Brumbies face some unique welfare issues, mostly related to attempts to decrease population numbers in the wild. Useful links and information about brumby issues and the organisations that work hard on their behalf will continue to be added to this page, so please check back again. Brumby


Once removed from the wild, given training and TLC, they can turn a hoof to anything a domestically bred horse can do. Read more in our post: What can you do with a brumby?

The Australian Brumby Alliance have a thorough page on rehoming on their website. See also the “adopt” page on our site for direct links to brumbies up for rehoming from groups around the country.

Latest News and Links:

Organisations and Businesses promoting and/or rehoming brumbies:


Australian Brumby Alliance Website

Australian Brumby Horse Register Website

Waler Horse Society of Australia Inc Website and Facebook page. (What is the difference between a brumby & a Waler? “WHSA Foundation Walers are often selected from free roaming outback herds that are believed not to contain any breed influences that were not present prior to WWII” – Quote from Equitana Waler Legacy website)

Western Australia

Outback Heritage Horse Association of Western Australia Website

Wild Horses Kimberley Website

South Australia

Coffin Bay Brumby Preservation Society Inc Website and Facebook Page


South East Queensland Brumby Association WebsiteFacebook Page andFacebook Account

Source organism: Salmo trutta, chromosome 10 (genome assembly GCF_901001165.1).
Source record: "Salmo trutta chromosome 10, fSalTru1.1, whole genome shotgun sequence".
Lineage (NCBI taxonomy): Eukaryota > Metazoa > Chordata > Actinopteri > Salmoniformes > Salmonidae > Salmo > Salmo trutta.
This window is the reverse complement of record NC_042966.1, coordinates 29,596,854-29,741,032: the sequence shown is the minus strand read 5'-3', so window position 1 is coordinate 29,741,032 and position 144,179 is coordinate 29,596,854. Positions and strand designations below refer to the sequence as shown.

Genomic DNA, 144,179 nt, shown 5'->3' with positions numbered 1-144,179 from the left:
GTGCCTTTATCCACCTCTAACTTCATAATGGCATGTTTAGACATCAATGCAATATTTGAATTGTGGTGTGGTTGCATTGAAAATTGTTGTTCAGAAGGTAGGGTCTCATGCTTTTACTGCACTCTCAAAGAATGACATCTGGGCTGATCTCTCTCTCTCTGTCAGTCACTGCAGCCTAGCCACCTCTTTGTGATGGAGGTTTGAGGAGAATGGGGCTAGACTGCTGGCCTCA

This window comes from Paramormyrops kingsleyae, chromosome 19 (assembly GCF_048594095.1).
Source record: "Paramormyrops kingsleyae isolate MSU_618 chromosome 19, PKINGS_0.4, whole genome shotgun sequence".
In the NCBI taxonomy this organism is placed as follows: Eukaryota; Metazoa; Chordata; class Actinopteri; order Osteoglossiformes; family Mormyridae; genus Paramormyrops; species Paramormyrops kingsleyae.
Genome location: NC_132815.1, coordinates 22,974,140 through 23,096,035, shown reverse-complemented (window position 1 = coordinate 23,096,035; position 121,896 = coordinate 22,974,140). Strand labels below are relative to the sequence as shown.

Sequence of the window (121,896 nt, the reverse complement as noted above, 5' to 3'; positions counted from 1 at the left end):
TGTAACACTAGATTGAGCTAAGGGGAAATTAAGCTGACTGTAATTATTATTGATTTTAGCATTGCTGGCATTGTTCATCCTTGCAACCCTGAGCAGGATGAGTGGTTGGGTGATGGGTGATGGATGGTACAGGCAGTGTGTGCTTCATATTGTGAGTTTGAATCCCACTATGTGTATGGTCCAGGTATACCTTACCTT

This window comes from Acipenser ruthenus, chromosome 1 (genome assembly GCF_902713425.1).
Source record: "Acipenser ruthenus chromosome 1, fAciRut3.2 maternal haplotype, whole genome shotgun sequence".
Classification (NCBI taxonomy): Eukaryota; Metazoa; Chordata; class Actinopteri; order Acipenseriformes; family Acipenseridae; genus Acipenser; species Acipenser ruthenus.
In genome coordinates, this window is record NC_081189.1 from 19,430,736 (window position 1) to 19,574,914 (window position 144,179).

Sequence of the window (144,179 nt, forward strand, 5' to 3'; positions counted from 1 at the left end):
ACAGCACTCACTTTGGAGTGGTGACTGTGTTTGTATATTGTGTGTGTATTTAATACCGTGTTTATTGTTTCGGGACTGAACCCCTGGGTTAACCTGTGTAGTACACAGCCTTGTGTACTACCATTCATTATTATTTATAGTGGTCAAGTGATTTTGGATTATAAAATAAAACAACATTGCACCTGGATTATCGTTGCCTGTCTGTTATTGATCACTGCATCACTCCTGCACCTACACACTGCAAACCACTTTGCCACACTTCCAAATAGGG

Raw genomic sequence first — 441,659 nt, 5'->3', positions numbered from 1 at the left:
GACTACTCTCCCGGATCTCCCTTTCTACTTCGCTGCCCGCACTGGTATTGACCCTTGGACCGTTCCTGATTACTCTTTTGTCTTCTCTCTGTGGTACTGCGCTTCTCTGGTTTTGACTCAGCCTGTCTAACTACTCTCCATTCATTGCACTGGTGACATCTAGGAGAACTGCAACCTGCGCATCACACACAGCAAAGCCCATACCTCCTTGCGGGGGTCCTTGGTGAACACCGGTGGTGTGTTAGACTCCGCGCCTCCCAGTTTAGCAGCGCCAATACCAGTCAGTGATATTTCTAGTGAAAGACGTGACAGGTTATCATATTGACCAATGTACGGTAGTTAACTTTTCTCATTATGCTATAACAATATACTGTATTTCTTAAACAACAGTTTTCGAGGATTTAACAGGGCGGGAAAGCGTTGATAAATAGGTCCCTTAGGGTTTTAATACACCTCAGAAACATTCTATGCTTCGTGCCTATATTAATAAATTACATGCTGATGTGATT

North Queensland Horse Services are involved with brumbies in the North of the state – Facebook group

New South Wales

Guy Fawkes Heritage Horse Association Inc Website

Hoofs2010 Inc Website, Facebook page and Facebook group

Hunter Valley Brumby Association Website and Facebook Page

Kosciuszko Brumby and Horse Camp Conservationists Inc Website and Facebook Page

Oxley Heritage Horse Association Website

Save The Brumbies Inc Website and Facebook Page

Snowy Mountains Bush Users Group Inc Website


All Things Brumby Pty Ltd Website and Facebook Page

Barmah Forest Brumbies Website

Victorian Brumby Association Website and Facebook Group

 Northern Territory

Bonrook” – a property that has been set up with a brumby sanctuary, and runs a business offering country stay holidays. [Broken Link – if anyone has information on whether this is still operating as a sanctuary please let us know, thank you]

Past information:

2012 Brumby trapping:

NSW NPWS used passive trapping in Kosciuszko National Park in 2012 and removed 615 brumbies, 35% of them found homes in the community and the remainder went to knackeries. Listen to a radio interview about the program on the ABC’s website here. Hoofs2012 and the Hunter Valley Brumby Association were among those who took in horses.

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